How Eagle County municipalities determine what flags to fly
A look at the various town and county policies around displaying flags
Driving around Eagle County, flags are aplenty. There are the flags of the United States, Colorado, and individual municipal flags. In Vail and Avon, the flags of countries that participated in previous Alpine World Ski Championships are on display
However, occasionally local governments will add other flags — including Avon’s flying of the Pride flag or both Avon and Vail flying the Ukrainian flag. This has previously led to some discussion and some controversy over what flags can and should be flown. Across the county, municipalities have differing approaches to which flags get raised, with some recently adopting policies around the topic.
Town of Vail
This month, the town of Vail finalized a new policy with regard to what flags it can fly on any flagpoles as well as which banners and decorations it can display on public streets owned or controlled by the town.
In a town memo outlining the need for this policy, it’s stipulated that a government entity choosing to fly a flag is government speech.
“Unlike the public’s First Amendment right to freedom of speech, the government is not required to display any and everything that is requested by members of the public. Rather, the city may choose to fly the non-governmental flags and commemorative flags of its choosing,” the memo reads.
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The policy gives the town guidelines when it does get requests.
The policy names certain flags that can be flown at any time — which includes the United States, Colorado, town, armed forces, 1999 World Ski Championships flags, and more — as well as a process for determining other flags that can be flown. It also stipulates that all flags must comply with the town’s sign code, which has stipulations on size, height, and more.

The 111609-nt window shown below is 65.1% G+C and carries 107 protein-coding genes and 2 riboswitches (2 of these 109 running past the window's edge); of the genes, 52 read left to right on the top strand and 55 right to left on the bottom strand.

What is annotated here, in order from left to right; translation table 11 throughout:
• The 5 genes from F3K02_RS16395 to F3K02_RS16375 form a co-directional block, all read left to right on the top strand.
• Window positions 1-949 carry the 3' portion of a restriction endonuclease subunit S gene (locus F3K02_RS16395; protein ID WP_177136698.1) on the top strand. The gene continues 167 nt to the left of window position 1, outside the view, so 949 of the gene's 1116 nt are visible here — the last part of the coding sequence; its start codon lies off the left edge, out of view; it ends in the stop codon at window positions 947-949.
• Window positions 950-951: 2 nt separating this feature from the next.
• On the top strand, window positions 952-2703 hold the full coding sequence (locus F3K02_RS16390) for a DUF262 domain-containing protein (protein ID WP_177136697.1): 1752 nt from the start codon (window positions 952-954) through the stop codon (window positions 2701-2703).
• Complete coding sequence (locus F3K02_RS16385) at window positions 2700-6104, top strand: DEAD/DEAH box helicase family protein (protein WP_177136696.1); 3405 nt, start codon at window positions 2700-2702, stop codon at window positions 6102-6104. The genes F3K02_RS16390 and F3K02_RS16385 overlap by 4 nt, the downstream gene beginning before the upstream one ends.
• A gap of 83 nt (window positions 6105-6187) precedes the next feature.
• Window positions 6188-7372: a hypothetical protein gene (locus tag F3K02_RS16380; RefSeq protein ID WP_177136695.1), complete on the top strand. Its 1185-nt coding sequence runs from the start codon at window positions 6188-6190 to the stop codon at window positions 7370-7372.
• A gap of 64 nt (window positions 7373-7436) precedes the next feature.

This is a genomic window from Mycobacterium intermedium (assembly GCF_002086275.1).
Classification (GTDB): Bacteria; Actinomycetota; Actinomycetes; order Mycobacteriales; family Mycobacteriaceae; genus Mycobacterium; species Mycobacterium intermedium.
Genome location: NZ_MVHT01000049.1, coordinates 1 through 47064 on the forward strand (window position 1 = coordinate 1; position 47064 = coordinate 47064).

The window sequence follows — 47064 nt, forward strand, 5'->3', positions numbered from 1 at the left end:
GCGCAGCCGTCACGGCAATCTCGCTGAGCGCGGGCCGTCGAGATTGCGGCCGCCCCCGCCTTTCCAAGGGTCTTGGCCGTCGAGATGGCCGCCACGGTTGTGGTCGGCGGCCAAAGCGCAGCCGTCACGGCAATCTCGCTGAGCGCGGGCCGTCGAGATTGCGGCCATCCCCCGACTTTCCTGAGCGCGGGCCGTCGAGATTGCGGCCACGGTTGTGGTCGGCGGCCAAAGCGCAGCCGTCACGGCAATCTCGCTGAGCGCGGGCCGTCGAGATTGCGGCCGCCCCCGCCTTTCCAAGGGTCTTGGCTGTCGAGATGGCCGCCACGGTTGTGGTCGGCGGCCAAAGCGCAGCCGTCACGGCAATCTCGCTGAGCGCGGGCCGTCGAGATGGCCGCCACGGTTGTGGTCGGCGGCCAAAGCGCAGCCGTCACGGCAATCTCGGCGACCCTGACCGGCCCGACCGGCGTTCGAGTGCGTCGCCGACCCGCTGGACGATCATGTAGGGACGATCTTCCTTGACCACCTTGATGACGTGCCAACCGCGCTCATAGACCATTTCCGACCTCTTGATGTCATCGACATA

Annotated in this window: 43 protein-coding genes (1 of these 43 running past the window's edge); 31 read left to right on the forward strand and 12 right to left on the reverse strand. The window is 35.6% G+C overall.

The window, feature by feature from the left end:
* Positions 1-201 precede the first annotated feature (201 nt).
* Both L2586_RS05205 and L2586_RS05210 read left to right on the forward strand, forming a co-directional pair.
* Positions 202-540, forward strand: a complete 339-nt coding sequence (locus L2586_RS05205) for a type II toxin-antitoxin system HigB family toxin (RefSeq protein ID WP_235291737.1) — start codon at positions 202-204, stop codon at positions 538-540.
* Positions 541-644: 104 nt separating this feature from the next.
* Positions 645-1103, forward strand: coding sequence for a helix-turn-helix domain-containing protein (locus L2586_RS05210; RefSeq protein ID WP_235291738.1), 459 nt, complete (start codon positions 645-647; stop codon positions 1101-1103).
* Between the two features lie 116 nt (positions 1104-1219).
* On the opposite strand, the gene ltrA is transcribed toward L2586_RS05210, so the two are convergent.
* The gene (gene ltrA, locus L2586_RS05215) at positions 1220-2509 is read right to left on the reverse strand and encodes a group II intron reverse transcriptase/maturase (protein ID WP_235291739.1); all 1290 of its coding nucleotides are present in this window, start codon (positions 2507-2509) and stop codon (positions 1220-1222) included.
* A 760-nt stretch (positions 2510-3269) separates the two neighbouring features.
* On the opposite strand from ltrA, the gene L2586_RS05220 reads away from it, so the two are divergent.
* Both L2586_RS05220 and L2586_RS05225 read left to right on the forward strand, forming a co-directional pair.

The final thing the policy stipulates is the town won’t display flags that are “obscene, or that are discriminatory toward any legally protected class.”
The Town Council got its first look at the policy at its May 2 meeting. The policy indicates that the Town Council could make an official proclamation to fly any other flag that’s not listed in its policy.
Town of Avon
At a basic level, the town of Avon’s policy around flags gives the Town Council the ability to determine what flags to fly other than the United States, Colorado and town flags.
“The intent and practice is to maintain the Avon flag poles as places of governmental speech and not a public free speech forum as defined by constitutional law. Avon Town Council makes the decisions on use of the Avon flagpoles in their discretion based on values they feel are reflective and appropriate for the Avon community,” wrote Eric Heil, Avon’s Town Manager, in an email to the Vail Daily.
As a result, it does not accept requests from private organizations or individuals.
The most recent application of this policy was toward the end of April, when Town Council gave direction to display a Ukrainian flag in response to two Ukrainian amputees coming to the area to receive prosthetic limbs. This is the second time in the past year that it has flown this particular flag, the first time being March 2022 following the Russian invasion of Ukraine.
Aside from this, the only other flag the town has displayed in the past three years has been the Pride flag, which it flew in 2021 for the Pride in the Park event and in 2022 for the month of June and has indicated it will fly for June and part of July this year.